By Cam Wipper, CFHT remote observer
Editor’s note- The delay in posting the column is due to the editor, not Cam.
What You Need: Just your eyes! Everything in this guide can be seen with nothing more than your very own eyes. No special equipment required.
Where To Go: We here on the Big Island are blessed with some of the greatest night skies on Earth. You can ﬁnd many of the targets listed here from your own backyard. Of course, if you live in Waimea, Hilo or Kailua, the lights of your town can make fainter objects more difﬁcult to see. The best locations are those far from light sources. Some of my favourite locations are Pu’u Huluhulu off of Saddle Road (across from the Maunakea Access Road), along Chain of Craters Road in Hawai’i Volcanoes National Park (remember: there is no entrance fee after 8pm— perfect for stargazers) and along Mana Road on the slopes of Maunakea.
Surprisingly, the summit of Maunakea, though unbeatable for telescopes, is not the best site for human observers. Due to the thinness of the air, and resultant dearth of oxygen, at the altitude of the summit, human night vision becomes far less efﬁcient than at altitudes closer to sea level. For this reason, it is best to stargaze no higher than 10,000 feet (3000 m). The Maunakea Visitor Information Station is an example of a site located near this elevation.
What To Look For: Like February, this month is again fairly quiet month for astronomical events—no meteor showers or eclipses visible from Hawaii—so we will focus on the basics: the constellations and planets.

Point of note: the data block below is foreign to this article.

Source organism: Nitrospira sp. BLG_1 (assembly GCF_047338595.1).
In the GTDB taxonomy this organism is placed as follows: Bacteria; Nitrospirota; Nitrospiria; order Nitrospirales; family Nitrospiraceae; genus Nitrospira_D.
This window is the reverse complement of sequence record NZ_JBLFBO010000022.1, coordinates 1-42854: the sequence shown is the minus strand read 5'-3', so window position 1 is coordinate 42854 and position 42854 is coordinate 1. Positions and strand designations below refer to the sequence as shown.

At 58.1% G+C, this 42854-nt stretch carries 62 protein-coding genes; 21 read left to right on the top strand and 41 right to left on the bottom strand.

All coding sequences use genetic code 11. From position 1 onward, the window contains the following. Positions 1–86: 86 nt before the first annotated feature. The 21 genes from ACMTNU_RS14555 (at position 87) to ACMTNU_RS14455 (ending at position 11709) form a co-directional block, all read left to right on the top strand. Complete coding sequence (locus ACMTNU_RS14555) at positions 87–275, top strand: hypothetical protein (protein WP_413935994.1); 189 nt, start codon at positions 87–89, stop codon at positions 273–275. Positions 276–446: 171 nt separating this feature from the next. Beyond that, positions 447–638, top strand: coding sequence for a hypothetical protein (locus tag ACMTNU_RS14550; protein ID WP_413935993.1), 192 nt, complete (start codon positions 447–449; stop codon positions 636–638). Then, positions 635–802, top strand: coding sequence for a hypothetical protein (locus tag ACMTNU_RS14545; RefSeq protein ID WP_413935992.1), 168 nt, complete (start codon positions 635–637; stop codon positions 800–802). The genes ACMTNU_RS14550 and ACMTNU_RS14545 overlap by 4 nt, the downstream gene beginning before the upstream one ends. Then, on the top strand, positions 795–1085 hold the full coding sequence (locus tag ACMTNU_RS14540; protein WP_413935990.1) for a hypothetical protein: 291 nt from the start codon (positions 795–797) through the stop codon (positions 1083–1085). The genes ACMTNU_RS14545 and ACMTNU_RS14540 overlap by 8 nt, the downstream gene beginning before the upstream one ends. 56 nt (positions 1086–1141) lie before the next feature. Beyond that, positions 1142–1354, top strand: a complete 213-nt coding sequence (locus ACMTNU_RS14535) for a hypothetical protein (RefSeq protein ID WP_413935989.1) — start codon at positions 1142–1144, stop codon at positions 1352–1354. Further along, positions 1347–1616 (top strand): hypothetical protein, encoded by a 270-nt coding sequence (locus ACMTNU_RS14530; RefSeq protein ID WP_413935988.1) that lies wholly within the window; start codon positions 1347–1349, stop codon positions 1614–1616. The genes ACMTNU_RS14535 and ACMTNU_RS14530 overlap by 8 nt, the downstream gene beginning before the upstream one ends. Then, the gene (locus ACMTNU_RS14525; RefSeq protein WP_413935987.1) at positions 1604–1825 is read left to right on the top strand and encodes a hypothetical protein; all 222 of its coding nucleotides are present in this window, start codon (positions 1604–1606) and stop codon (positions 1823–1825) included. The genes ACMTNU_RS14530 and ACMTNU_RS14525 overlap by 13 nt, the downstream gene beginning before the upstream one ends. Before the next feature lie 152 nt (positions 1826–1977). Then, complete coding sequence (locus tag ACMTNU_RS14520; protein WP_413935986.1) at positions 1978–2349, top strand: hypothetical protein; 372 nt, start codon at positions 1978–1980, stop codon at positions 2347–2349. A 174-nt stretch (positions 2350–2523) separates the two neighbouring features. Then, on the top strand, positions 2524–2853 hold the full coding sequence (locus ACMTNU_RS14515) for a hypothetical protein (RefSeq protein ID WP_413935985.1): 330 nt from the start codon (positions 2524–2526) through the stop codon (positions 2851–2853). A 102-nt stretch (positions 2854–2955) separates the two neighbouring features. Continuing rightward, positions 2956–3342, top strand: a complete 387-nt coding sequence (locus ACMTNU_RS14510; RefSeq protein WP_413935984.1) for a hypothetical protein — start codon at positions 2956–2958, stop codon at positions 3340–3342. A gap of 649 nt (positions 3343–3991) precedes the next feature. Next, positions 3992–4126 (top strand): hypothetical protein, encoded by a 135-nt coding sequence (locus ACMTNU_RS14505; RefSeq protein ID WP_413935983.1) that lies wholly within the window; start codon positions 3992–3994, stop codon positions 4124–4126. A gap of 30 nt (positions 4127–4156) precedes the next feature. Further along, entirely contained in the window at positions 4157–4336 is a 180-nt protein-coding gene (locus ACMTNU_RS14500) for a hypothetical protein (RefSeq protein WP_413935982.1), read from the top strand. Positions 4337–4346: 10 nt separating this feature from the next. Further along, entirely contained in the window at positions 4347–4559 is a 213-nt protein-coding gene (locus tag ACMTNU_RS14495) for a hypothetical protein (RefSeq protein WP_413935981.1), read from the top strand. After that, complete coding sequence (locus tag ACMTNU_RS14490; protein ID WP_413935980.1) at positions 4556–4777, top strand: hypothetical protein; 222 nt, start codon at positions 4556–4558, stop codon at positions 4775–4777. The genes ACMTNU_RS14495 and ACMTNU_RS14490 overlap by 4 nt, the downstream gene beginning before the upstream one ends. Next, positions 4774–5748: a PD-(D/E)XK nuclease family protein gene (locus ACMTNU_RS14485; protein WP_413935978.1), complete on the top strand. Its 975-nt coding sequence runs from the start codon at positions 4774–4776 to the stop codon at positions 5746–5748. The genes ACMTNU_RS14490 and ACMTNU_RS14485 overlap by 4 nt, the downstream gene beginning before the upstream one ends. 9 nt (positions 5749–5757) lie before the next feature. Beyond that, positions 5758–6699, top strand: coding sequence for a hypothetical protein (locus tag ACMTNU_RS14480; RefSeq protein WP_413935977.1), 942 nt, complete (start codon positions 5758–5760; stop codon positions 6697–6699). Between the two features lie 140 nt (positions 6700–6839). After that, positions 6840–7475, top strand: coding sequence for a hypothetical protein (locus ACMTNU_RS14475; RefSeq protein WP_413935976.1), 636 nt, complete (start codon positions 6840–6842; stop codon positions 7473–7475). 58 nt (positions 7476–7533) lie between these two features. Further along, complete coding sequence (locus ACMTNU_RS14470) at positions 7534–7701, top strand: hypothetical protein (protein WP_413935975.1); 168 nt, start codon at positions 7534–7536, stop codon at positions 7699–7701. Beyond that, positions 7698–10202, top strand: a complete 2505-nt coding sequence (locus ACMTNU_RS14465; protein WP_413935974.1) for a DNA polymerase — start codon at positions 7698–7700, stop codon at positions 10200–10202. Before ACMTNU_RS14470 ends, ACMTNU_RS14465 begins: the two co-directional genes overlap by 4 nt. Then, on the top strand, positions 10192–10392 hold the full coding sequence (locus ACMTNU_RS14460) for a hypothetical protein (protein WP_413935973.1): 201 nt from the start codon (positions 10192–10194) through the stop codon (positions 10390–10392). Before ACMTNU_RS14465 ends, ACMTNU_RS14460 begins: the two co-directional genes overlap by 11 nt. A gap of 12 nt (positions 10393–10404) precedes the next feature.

Starting with the planets, we have Venus and Mars visible after sunset in the western sky. While Mars is visible here all month, Venus is only visible for the ﬁrst week. If you miss Venus though, don’t fret, it will reappear just before sunrise at the very end of month as it moves to the other side of the Sun.
Back at the start of the night, once Mars and Venus set, you’ll have a bit of a wait until our next planet is visible. During the last week of March, Jupiter will appear as early as 19:30! Jupiter will be joined by the bright star Spica in the night sky. The two will be side-by-side for most of the month.
Finally, early risers will be treated to the most distant planet visible to the human eye, Saturn. Our ringed world appears in the east around 02:30 at the start of the month and as early as 00:30 at the end of the month. It is located in a very special place right now—Saturn is nestled in the heart of the Milky Way. Night Owls who are up to view Saturn will ﬁnd it sitting just above the constellation Sagittarius, surrounded by the glowing nebulosity of the Galactic Core.
Moving on the stars: At the start of the night, high above us we have Taurus, the Bull, and it’s bright red star, Aldebaran, often called the “Eye of the Bull”.
Below Taurus, we have one of the most famous constellations in the sky: Orion. The famous Belt of Orion is one of the easiest night sky features to ﬁnd. Look for a vertical row of three bright stars almost due east. To the north of them you will ﬁnd Betelgeuse, a huge red supergiant star nearing the end of it’s life. To the south, you will see Rigel, a blue-white supergiant, estimated to be around 200,000 times more luminous than the Sun. These two stars are the ninth- and seventh-brightest stars in the night sky respectively.